The sun’s hinge on the burnt horizon
has woken the sealed lake,
leaving a sleeve of sound. No wind,
just curved plates of air
re-shaping under the trap-ice,
straining to give; the groans and rumbles
like someone shifting heavy tables
– or something gigantic
turning to get comfortable.
I snick a stone over the long sprung deck
to get the dobro’s glassy note, the crying
slide of a bottleneck, its
tremulous ululation to the other shore.
The rocks are ice-veined; the trees
swagged with snow.
Here and there, a sudden frost
has caught some turbulence in the water
and made it solid: frozen in its distress
to a scar, or a skin-graft.
Everywhere, frost-heave has jacked up boulders
clear of the surface, and the ice-shove
has piled great slabs on the lake-edge
like luggage tumbled from a carousel.
A racket of jackdaws, the serrated call
of a falcon as I walk out onto the lake.
A living lens of ice; you can hear it bending,
breathing, re-adjusting its weight and light
as the hidden tons of water
swell and stretch underneath,
thickening with cold.
A low grumble, a lingering vibrato, creaks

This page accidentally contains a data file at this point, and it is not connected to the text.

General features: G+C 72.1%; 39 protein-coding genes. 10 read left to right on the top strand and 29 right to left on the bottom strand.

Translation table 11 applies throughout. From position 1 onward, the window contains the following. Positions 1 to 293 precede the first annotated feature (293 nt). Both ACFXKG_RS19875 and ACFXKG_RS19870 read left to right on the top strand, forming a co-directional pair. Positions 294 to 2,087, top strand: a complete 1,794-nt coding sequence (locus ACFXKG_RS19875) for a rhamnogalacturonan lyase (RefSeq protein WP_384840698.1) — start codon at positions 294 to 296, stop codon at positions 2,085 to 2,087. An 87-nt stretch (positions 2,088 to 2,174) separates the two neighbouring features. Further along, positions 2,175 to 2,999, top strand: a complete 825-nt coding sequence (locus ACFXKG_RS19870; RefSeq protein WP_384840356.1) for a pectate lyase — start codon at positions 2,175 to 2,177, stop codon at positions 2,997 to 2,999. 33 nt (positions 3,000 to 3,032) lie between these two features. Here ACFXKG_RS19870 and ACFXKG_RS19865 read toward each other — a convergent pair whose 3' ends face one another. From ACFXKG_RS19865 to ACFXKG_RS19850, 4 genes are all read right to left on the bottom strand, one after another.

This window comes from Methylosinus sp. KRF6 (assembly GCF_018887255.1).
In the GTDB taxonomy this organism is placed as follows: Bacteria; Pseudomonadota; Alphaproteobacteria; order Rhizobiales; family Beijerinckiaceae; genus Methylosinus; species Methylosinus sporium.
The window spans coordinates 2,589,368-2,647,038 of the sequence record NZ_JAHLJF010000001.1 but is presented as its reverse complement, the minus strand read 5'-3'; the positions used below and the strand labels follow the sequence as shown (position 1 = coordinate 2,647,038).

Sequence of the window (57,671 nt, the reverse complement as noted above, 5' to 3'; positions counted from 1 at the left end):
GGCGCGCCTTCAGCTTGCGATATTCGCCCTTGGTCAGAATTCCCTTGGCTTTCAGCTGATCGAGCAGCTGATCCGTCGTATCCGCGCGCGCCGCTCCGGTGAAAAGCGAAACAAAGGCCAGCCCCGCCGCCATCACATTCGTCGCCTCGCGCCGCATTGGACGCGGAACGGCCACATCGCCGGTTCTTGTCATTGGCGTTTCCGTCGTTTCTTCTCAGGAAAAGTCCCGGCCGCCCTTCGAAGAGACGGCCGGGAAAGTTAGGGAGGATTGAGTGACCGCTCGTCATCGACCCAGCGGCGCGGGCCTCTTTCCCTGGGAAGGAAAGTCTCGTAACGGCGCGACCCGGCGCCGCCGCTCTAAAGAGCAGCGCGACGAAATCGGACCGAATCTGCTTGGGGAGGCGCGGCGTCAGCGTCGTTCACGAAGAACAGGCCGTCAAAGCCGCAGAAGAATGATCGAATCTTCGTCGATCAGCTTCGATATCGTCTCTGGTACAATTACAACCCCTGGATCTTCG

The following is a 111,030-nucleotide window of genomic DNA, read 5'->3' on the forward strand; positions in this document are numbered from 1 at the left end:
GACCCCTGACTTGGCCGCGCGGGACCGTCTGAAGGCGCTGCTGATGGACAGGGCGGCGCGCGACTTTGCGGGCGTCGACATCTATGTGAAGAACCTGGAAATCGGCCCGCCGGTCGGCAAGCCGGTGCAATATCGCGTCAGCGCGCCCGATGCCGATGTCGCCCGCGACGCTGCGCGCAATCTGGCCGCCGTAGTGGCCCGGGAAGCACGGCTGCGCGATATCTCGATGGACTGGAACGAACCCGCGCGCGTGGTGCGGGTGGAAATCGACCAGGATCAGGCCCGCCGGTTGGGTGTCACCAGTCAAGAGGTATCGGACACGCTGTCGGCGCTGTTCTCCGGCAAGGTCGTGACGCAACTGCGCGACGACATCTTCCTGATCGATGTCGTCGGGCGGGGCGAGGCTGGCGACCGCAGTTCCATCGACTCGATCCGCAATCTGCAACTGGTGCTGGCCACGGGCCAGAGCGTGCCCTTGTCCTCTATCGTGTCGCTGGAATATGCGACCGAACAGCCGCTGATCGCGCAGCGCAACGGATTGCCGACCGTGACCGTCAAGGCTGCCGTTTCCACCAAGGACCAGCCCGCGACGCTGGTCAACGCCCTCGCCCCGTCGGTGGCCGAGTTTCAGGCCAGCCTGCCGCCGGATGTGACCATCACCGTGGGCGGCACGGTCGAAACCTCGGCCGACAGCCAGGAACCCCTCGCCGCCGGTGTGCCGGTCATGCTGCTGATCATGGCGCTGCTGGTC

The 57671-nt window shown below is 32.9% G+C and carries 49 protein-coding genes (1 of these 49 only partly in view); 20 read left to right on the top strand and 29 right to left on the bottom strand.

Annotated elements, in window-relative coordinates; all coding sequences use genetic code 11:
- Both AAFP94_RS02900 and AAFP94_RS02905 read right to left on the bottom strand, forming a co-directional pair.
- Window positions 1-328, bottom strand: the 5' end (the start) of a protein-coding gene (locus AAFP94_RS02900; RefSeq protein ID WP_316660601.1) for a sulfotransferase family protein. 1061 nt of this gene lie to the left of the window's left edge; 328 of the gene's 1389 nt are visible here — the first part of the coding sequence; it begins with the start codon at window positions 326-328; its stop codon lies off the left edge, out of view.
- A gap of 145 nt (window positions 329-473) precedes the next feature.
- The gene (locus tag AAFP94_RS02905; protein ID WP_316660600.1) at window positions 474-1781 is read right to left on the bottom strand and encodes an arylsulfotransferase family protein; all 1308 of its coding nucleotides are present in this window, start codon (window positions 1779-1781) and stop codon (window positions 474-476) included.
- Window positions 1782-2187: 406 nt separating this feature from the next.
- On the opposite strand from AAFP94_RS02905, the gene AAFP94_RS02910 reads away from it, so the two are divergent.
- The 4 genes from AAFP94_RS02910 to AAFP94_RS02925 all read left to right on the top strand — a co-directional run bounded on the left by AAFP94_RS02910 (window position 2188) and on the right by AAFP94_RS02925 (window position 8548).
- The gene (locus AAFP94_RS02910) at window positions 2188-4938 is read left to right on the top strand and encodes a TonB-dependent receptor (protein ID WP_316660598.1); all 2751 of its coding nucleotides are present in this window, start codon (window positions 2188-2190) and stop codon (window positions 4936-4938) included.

that seem to echo back and forth for hours;
the lake is talking to itself. A loud
twang in the ice. Twitterings
in the railway lines
from a train about to arrive.
A pencilled-in silence,
hollow and provisional.
And then it comes.
The detonating crack, like a gun
or a dropped plank,
as if the whole lake has snapped in two
and the world will follow,
falling into fracture.
But all that happens
is a huge release of sound: a boom
that rolls under the ice for miles,
some fluked leviathan let loose
from centuries of sleep, trying to push through,
shaking the air like sheet metal, deep
and percussive as a muffled giant drum.
I hear the lake all night, like a distant war.
In the morning’s brightness,
I brush the snow off with a glove,
smooth down a porthole in the crust
and find, somehow, the living green beneath.
The green leaf looks back and sees
a man walking out in this shuddering light
to the sound of air under the ice,
out onto the lake, among sun-cups,
snow penitents: a drowned man
waked in this weathering ground.
Send Letters To:
London Review of Books,
28 Little Russell Street
London, WC1A 2HN
Please include name, address, and a telephone number.